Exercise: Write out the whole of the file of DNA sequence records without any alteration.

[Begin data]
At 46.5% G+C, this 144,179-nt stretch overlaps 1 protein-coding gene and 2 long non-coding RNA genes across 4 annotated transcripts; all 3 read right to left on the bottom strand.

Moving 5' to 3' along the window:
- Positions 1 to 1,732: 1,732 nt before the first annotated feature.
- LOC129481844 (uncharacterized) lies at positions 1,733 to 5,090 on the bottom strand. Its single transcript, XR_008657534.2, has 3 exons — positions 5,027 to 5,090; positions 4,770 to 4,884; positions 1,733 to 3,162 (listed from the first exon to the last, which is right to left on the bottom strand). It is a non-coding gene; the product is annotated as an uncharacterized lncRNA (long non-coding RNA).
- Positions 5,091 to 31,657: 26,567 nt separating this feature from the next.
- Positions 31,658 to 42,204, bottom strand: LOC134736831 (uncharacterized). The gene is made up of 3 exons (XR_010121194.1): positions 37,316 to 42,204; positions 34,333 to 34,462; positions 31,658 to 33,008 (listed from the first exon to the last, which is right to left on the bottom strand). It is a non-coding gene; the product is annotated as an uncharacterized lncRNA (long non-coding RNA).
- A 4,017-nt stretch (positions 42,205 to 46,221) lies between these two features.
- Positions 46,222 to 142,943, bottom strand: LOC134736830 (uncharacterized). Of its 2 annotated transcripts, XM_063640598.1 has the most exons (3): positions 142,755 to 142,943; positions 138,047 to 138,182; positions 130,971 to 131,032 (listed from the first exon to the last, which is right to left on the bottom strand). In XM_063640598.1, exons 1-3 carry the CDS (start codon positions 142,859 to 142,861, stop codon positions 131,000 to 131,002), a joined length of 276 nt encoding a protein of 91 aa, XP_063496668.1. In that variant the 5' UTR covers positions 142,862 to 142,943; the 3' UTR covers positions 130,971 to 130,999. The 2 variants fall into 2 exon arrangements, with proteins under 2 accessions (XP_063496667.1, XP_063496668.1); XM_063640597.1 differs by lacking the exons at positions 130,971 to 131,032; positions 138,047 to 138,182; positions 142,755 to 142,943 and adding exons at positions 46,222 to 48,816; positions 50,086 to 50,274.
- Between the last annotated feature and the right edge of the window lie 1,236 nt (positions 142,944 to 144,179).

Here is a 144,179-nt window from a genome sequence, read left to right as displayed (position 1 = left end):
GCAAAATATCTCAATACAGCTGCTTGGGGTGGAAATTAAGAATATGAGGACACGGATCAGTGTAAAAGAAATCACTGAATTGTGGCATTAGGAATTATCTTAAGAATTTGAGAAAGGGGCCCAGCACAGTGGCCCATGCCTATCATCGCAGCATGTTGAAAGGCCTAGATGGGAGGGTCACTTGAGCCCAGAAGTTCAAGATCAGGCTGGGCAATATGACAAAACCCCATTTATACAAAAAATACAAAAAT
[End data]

At 46.5% G+C, this 144,179-nt stretch overlaps 1 protein-coding gene and 2 long non-coding RNA genes across 4 annotated transcripts; all 3 read right to left on the bottom strand.

Moving 5' to 3' along the window:
- Positions 1 to 1,732: 1,732 nt before the first annotated feature.
- LOC129481844 (uncharacterized) lies at positions 1,733 to 5,090 on the bottom strand. Its single transcript, XR_008657534.2, has 3 exons — positions 5,027 to 5,090; positions 4,770 to 4,884; positions 1,733 to 3,162 (listed from the first exon to the last, which is right to left on the bottom strand). It is a non-coding gene; the product is annotated as an uncharacterized lncRNA (long non-coding RNA).
- Positions 5,091 to 31,657: 26,567 nt separating this feature from the next.
- Positions 31,658 to 42,204, bottom strand: LOC134736831 (uncharacterized). The gene is made up of 3 exons (XR_010121194.1): positions 37,316 to 42,204; positions 34,333 to 34,462; positions 31,658 to 33,008 (listed from the first exon to the last, which is right to left on the bottom strand). It is a non-coding gene; the product is annotated as an uncharacterized lncRNA (long non-coding RNA).
- A 4,017-nt stretch (positions 42,205 to 46,221) lies between these two features.
- Positions 46,222 to 142,943, bottom strand: LOC134736830 (uncharacterized). Of its 2 annotated transcripts, XM_063640598.1 has the most exons (3): positions 142,755 to 142,943; positions 138,047 to 138,182; positions 130,971 to 131,032 (listed from the first exon to the last, which is right to left on the bottom strand). In XM_063640598.1, exons 1-3 carry the CDS (start codon positions 142,859 to 142,861, stop codon positions 131,000 to 131,002), a joined length of 276 nt encoding a protein of 91 aa, XP_063496668.1. In that variant the 5' UTR covers positions 142,862 to 142,943; the 3' UTR covers positions 130,971 to 130,999. The 2 variants fall into 2 exon arrangements, with proteins under 2 accessions (XP_063496667.1, XP_063496668.1); XM_063640597.1 differs by lacking the exons at positions 130,971 to 131,032; positions 138,047 to 138,182; positions 142,755 to 142,943 and adding exons at positions 46,222 to 48,816; positions 50,086 to 50,274.
- Between the last annotated feature and the right edge of the window lie 1,236 nt (positions 142,944 to 144,179).

Here is a 144,179-nt window from a genome sequence, read left to right as displayed (position 1 = left end):
GCAAAATATCTCAATACAGCTGCTTGGGGTGGAAATTAAGAATATGAGGACACGGATCAGTGTAAAAGAAATCACTGAATTGTGGCATTAGGAATTATCTTAAGAATTTGAGAAAGGGGCCCAGCACAGTGGCCCATGCCTATCATCGCAGCATGTTGAAAGGCCTAGATGGGAGGGTCACTTGAGCCCAGAAGTTCAAGATCAGGCTGGGCAATATGACAAAACCCCATTTATACAAAAAATACAAAAAT